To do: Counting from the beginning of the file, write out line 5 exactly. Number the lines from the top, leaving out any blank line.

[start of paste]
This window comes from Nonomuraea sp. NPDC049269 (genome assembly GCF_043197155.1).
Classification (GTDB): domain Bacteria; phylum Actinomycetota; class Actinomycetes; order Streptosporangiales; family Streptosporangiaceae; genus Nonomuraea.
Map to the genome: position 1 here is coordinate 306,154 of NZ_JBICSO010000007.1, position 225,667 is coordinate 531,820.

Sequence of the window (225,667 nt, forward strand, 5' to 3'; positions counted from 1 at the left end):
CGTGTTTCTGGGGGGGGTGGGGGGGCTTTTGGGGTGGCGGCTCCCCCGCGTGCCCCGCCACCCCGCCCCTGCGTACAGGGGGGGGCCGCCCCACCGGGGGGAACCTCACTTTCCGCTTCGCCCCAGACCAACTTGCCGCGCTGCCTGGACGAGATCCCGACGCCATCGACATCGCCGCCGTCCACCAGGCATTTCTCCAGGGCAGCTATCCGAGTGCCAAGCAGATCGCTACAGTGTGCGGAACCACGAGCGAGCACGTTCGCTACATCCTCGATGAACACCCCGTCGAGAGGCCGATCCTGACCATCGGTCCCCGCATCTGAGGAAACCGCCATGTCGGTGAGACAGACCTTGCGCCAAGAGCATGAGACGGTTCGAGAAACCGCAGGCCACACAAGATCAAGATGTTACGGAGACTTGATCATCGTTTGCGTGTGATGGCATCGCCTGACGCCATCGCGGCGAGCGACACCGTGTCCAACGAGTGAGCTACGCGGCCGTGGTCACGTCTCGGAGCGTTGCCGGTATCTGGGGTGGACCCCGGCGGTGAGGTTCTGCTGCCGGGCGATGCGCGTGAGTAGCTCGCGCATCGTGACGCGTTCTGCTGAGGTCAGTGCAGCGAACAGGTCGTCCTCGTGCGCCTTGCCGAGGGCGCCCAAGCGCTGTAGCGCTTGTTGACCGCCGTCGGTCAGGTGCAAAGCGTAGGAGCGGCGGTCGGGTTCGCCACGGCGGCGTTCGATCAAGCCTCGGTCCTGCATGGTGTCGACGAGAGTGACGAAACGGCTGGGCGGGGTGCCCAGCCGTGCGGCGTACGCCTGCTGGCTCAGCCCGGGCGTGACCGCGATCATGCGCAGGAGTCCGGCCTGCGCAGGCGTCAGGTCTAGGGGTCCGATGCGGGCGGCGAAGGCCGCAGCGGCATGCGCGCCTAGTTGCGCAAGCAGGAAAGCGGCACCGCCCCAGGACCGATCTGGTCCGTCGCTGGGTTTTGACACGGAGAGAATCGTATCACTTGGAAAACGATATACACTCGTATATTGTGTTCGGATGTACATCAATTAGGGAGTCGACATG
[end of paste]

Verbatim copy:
CGTGTTTCTGGGGGGGGTGGGGGGGCTTTTGGGGTGGCGGCTCCCCCGCGTGCCCCGCCACCCCGCCCCTGCGTACAGGGGGGGGCCGCCCCACCGGGGGGAACCTCACTTTCCGCTTCGCCCCAGACCAACTTGCCGCGCTGCCTGGACGAGATCCCGACGCCATCGACATCGCCGCCGTCCACCAGGCATTTCTCCAGGGCAGCTATCCGAGTGCCAAGCAGATCGCTACAGTGTGCGGAACCACGAGCGAGCACGTTCGCTACATCCTCGATGAACACCCCGTCGAGAGGCCGATCCTGACCATCGGTCCCCGCATCTGAGGAAACCGCCATGTCGGTGAGACAGACCTTGCGCCAAGAGCATGAGACGGTTCGAGAAACCGCAGGCCACACAAGATCAAGATGTTACGGAGACTTGATCATCGTTTGCGTGTGATGGCATCGCCTGACGCCATCGCGGCGAGCGACACCGTGTCCAACGAGTGAGCTACGCGGCCGTGGTCACGTCTCGGAGCGTTGCCGGTATCTGGGGTGGACCCCGGCGGTGAGGTTCTGCTGCCGGGCGATGCGCGTGAGTAGCTCGCGCATCGTGACGCGTTCTGCTGAGGTCAGTGCAGCGAACAGGTCGTCCTCGTGCGCCTTGCCGAGGGCGCCCAAGCGCTGTAGCGCTTGTTGACCGCCGTCGGTCAGGTGCAAAGCGTAGGAGCGGCGGTCGGGTTCGCCACGGCGGCGTTCGATCAAGCCTCGGTCCTGCATGGTGTCGACGAGAGTGACGAAACGGCTGGGCGGGGTGCCCAGCCGTGCGGCGTACGCCTGCTGGCTCAGCCCGGGCGTGACCGCGATCATGCGCAGGAGTCCGGCCTGCGCAGGCGTCAGGTCTAGGGGTCCGATGCGGGCGGCGAAGGCCGCAGCGGCATGCGCGCCTAGTTGCGCAAGCAGGAAAGCGGCACCGCCCCAGGACCGATCTGGTCCGTCGCTGGGTTTTGACACGGAGAGAATCGTATCACTTGGAAAACGATATACACTCGTATATTGTGTTCGGATGTACATCAATTAGGGAGTCGACATG